What follows is Debbie’s discussion of each of the five points in the anatomy. She then takes us to current issues where we have politicians and governments apologizing on our behalf. I know that we’re all quick to say “I’m sorry” but this goes so much deeper.
It’s not a short read but it’s definitely something that needs to be on your reading list.
I think we may all have seen this sort of thing before. I know that I was in a professional development session once where we were encouraged to write a letter to ourselves as a first year teacher as the starting point for a reflection.
I’ve never actually seen anyone write that letter so personally and then post it publically for the world to see. That’s what you’ll see in Matthew Oldridge’s post. He’s writing inspiration to himself as a teenager.
For many of us, the teenage years were so rough. For many of us who have had teenagers of our own and survived, it hasn’t got any easier.
I felt that Matthew could easily have been writing about the teenage me in this post. It was joyous and emotional all at the same time.
The cool part is that he promises to write again when he turns 75 to address the person that he is right now. Maybe by then, we’ll have figured out COVID and how to return to normal.
It’s probably unfair to comment on Sheila Stewart’s post since, as she notes, she writes it from the heart. It’s a personal reflection about being vaccinated to head off the COVID-19 virus.
Should anyone be expected to be offered up as a sacrifice for the greater cause?
People have been encouraged to “get the first shot available” and I think we’ve all seen our Premier and our Prime Minister getting their shots “live” to encourage all of us to follow. Then, there are the conspiracy theorists who are questioning whether it was live vaccine without thinking of the professional repercussions to the person who administered the dose.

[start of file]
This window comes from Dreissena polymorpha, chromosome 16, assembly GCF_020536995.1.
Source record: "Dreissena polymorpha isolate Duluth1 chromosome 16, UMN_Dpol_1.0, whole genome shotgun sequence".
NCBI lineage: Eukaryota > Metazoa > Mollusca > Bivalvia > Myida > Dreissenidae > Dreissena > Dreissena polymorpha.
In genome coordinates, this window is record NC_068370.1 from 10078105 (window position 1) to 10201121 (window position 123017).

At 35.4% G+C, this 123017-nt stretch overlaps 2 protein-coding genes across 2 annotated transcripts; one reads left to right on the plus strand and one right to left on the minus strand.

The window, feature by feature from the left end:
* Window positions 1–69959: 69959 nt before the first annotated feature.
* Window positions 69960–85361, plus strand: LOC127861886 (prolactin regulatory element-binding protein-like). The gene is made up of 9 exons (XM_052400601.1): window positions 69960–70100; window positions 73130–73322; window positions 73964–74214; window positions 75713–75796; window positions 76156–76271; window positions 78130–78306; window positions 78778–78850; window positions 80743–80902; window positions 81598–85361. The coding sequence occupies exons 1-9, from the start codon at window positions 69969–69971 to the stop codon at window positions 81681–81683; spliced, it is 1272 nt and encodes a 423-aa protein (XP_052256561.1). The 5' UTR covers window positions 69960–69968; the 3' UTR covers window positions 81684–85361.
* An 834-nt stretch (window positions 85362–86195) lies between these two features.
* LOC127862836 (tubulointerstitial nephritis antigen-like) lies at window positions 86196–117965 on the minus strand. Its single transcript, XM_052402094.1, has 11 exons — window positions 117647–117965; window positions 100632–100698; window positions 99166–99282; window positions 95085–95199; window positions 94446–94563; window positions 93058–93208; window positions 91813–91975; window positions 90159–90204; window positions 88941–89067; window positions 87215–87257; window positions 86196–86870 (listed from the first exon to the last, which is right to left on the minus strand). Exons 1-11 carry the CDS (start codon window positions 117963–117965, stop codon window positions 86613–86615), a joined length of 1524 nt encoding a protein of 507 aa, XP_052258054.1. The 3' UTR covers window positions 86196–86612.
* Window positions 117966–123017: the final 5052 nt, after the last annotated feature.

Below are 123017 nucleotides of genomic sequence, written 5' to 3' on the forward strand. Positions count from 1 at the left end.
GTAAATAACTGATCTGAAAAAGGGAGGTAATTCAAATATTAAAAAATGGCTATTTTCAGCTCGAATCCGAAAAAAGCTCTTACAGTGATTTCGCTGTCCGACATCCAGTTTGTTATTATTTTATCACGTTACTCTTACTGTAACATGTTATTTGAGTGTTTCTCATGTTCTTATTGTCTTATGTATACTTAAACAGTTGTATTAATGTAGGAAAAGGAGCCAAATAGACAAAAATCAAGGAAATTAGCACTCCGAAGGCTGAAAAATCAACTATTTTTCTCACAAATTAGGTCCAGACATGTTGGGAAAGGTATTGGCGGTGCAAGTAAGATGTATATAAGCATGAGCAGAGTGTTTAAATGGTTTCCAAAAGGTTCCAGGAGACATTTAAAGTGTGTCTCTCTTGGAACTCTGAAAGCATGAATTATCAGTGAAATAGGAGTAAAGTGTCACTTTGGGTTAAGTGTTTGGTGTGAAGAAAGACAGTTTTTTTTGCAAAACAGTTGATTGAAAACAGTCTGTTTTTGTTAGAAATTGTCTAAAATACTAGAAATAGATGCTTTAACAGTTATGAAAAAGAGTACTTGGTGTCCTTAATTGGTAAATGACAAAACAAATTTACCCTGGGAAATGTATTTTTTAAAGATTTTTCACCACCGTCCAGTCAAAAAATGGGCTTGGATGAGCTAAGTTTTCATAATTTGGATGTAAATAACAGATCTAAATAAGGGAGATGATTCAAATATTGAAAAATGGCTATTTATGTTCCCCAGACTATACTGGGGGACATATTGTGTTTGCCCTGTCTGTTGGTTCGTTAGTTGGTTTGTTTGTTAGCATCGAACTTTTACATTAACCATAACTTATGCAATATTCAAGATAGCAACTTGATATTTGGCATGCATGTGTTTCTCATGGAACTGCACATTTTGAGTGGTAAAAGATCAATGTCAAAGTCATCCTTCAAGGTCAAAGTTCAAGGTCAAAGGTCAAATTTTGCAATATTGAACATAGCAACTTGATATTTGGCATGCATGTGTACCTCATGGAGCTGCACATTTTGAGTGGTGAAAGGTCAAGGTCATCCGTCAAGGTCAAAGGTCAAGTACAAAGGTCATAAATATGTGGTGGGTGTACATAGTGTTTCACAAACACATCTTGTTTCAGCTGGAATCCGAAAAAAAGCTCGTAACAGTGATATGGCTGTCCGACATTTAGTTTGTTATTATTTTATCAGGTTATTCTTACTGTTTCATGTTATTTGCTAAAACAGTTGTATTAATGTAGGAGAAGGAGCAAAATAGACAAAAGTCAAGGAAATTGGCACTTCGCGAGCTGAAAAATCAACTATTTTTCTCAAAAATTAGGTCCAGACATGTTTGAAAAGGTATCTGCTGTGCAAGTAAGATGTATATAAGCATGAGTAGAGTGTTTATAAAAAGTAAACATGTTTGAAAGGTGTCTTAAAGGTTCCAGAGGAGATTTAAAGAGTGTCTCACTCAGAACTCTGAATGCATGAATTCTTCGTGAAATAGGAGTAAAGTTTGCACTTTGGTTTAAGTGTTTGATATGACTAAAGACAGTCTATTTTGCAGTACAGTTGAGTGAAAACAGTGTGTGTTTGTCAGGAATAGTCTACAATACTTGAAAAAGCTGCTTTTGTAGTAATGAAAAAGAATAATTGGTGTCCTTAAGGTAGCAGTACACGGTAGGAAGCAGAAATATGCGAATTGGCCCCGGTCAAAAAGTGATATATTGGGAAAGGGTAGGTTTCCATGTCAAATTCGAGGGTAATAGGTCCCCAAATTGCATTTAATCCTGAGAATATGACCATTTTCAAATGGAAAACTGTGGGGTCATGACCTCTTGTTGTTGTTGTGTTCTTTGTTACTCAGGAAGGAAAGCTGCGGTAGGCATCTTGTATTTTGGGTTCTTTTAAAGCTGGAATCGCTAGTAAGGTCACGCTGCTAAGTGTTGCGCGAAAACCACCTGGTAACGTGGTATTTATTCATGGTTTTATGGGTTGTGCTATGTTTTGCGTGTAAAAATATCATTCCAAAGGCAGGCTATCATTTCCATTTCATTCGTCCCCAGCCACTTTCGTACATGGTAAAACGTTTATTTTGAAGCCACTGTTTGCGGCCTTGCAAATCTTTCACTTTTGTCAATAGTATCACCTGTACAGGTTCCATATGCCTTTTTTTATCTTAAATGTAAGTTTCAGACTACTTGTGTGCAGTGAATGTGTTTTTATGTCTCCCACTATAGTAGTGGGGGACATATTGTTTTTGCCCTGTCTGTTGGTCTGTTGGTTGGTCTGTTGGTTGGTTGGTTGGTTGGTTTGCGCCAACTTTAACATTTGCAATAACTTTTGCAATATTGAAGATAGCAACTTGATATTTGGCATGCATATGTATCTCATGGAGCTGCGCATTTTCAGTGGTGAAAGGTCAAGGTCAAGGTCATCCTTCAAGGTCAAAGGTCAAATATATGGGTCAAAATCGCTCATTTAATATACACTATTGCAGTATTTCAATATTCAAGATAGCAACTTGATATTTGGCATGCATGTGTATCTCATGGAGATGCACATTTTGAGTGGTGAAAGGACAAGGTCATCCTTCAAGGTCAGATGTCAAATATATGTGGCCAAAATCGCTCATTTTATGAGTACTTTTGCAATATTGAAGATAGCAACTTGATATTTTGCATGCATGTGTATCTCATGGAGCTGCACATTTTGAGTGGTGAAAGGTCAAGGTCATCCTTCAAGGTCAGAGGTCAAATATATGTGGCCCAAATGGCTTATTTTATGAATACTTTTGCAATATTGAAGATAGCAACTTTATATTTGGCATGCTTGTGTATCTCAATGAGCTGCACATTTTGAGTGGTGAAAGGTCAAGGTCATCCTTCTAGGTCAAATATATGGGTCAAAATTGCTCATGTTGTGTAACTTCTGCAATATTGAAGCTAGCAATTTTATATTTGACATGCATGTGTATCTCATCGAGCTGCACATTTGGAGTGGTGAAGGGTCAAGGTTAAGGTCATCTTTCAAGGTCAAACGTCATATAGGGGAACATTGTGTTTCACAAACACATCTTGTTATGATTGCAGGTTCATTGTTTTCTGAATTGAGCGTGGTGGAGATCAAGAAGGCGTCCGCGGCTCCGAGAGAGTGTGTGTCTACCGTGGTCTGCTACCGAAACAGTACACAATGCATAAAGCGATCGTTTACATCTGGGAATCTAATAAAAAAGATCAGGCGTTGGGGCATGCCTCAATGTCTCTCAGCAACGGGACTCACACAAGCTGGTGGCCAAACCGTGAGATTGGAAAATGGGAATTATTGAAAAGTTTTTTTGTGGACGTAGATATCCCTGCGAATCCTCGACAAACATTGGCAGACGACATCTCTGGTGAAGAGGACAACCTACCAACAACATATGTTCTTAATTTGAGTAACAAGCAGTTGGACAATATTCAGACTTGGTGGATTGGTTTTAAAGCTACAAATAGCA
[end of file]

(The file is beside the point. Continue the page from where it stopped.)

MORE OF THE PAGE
Living in the shadow of the Michigan media, we’ve seen various incentives (financial and otherwise) to get people to get vaccinated. They are attractive but you have to live on the other side of the border to get them.
I’ll stop there without sharing my opinion because this is Sheila’s post. Click through and read her logic; I know that it’s something that we’re all dealing with.
Sheila offers a personal, thoughtful perspective on it.
In these days, it is so exciting to see students rising and shining and Zoe Branigan-Pipe shares such a wonderful story.
Prachi is a grade 7 student in Hamilton-Wentworth and is working to inspire others. Zoe shares this collection of links.
But, here’s the real challenge which you’ll find a bit further down Zoe’s post.
It’s done in Minecraft and uses a blueprint to describe an energy efficient home. Looking through the list of specifications is like designing that perfect house. I wonder if those involved might look around their own home to see if some of the ideas can be incorporated in the real worl.
In these days of COVID, it’s such a great thing to see that the kids are all right.
Please find some time to click through and read these wonderful posts. Then, follow these bloggers on Twitter. They deserve your attention!
- Association for Media Literacy – @A_M_L_
- Cal Armstrong – @sig225
- Charles Pascal – @CEPascal
- Debbie Donsky – @DebbieDonsky
- Matthew Oldridge – @MatthewOldridge
- Sheila Stewart – @SheilaSpeaking
- Zoe Branigan-Pipe – @zbpipe
This week’s Live Show on voicEd Radio can be found here: